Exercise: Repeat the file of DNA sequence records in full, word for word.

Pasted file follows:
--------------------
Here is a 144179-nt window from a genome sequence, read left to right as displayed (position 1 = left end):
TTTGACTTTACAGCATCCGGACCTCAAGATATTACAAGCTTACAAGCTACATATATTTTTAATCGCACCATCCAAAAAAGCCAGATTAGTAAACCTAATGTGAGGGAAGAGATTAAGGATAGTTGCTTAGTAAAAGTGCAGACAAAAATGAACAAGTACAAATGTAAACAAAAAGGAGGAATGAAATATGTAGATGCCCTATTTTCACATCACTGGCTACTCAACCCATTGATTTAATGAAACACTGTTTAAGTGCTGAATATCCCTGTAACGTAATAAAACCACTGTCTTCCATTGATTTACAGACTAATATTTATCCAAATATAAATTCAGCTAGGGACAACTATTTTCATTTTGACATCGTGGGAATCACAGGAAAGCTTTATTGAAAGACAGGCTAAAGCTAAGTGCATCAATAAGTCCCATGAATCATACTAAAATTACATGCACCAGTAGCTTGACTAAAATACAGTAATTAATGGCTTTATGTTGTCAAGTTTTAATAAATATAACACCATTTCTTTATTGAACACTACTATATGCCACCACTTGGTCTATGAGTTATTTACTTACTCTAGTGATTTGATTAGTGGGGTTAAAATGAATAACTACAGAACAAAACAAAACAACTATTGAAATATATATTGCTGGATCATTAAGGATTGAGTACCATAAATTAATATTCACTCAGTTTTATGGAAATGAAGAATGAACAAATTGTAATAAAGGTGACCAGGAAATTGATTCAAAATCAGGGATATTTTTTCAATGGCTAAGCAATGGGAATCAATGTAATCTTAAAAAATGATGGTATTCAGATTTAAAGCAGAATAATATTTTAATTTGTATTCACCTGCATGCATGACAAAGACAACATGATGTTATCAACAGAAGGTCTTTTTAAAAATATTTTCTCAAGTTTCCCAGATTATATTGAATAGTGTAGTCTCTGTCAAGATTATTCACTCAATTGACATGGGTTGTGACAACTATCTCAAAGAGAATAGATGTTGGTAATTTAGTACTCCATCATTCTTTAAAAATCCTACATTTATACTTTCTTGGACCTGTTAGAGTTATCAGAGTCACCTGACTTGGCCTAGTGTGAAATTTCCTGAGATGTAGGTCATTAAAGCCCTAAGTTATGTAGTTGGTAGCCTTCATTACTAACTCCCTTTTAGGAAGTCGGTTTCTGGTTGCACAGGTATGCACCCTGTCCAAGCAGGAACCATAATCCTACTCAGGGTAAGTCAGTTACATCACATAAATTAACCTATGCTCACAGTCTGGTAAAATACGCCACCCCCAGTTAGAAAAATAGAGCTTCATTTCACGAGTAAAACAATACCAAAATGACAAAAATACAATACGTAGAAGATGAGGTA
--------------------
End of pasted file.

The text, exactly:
Here is a 144179-nt window from a genome sequence, read left to right as displayed (position 1 = left end):
TTTGACTTTACAGCATCCGGACCTCAAGATATTACAAGCTTACAAGCTACATATATTTTTAATCGCACCATCCAAAAAAGCCAGATTAGTAAACCTAATGTGAGGGAAGAGATTAAGGATAGTTGCTTAGTAAAAGTGCAGACAAAAATGAACAAGTACAAATGTAAACAAAAAGGAGGAATGAAATATGTAGATGCCCTATTTTCACATCACTGGCTACTCAACCCATTGATTTAATGAAACACTGTTTAAGTGCTGAATATCCCTGTAACGTAATAAAACCACTGTCTTCCATTGATTTACAGACTAATATTTATCCAAATATAAATTCAGCTAGGGACAACTATTTTCATTTTGACATCGTGGGAATCACAGGAAAGCTTTATTGAAAGACAGGCTAAAGCTAAGTGCATCAATAAGTCCCATGAATCATACTAAAATTACATGCACCAGTAGCTTGACTAAAATACAGTAATTAATGGCTTTATGTTGTCAAGTTTTAATAAATATAACACCATTTCTTTATTGAACACTACTATATGCCACCACTTGGTCTATGAGTTATTTACTTACTCTAGTGATTTGATTAGTGGGGTTAAAATGAATAACTACAGAACAAAACAAAACAACTATTGAAATATATATTGCTGGATCATTAAGGATTGAGTACCATAAATTAATATTCACTCAGTTTTATGGAAATGAAGAATGAACAAATTGTAATAAAGGTGACCAGGAAATTGATTCAAAATCAGGGATATTTTTTCAATGGCTAAGCAATGGGAATCAATGTAATCTTAAAAAATGATGGTATTCAGATTTAAAGCAGAATAATATTTTAATTTGTATTCACCTGCATGCATGACAAAGACAACATGATGTTATCAACAGAAGGTCTTTTTAAAAATATTTTCTCAAGTTTCCCAGATTATATTGAATAGTGTAGTCTCTGTCAAGATTATTCACTCAATTGACATGGGTTGTGACAACTATCTCAAAGAGAATAGATGTTGGTAATTTAGTACTCCATCATTCTTTAAAAATCCTACATTTATACTTTCTTGGACCTGTTAGAGTTATCAGAGTCACCTGACTTGGCCTAGTGTGAAATTTCCTGAGATGTAGGTCATTAAAGCCCTAAGTTATGTAGTTGGTAGCCTTCATTACTAACTCCCTTTTAGGAAGTCGGTTTCTGGTTGCACAGGTATGCACCCTGTCCAAGCAGGAACCATAATCCTACTCAGGGTAAGTCAGTTACATCACATAAATTAACCTATGCTCACAGTCTGGTAAAATACGCCACCCCCAGTTAGAAAAATAGAGCTTCATTTCACGAGTAAAACAATACCAAAATGACAAAAATACAATACGTAGAAGATGAGGTA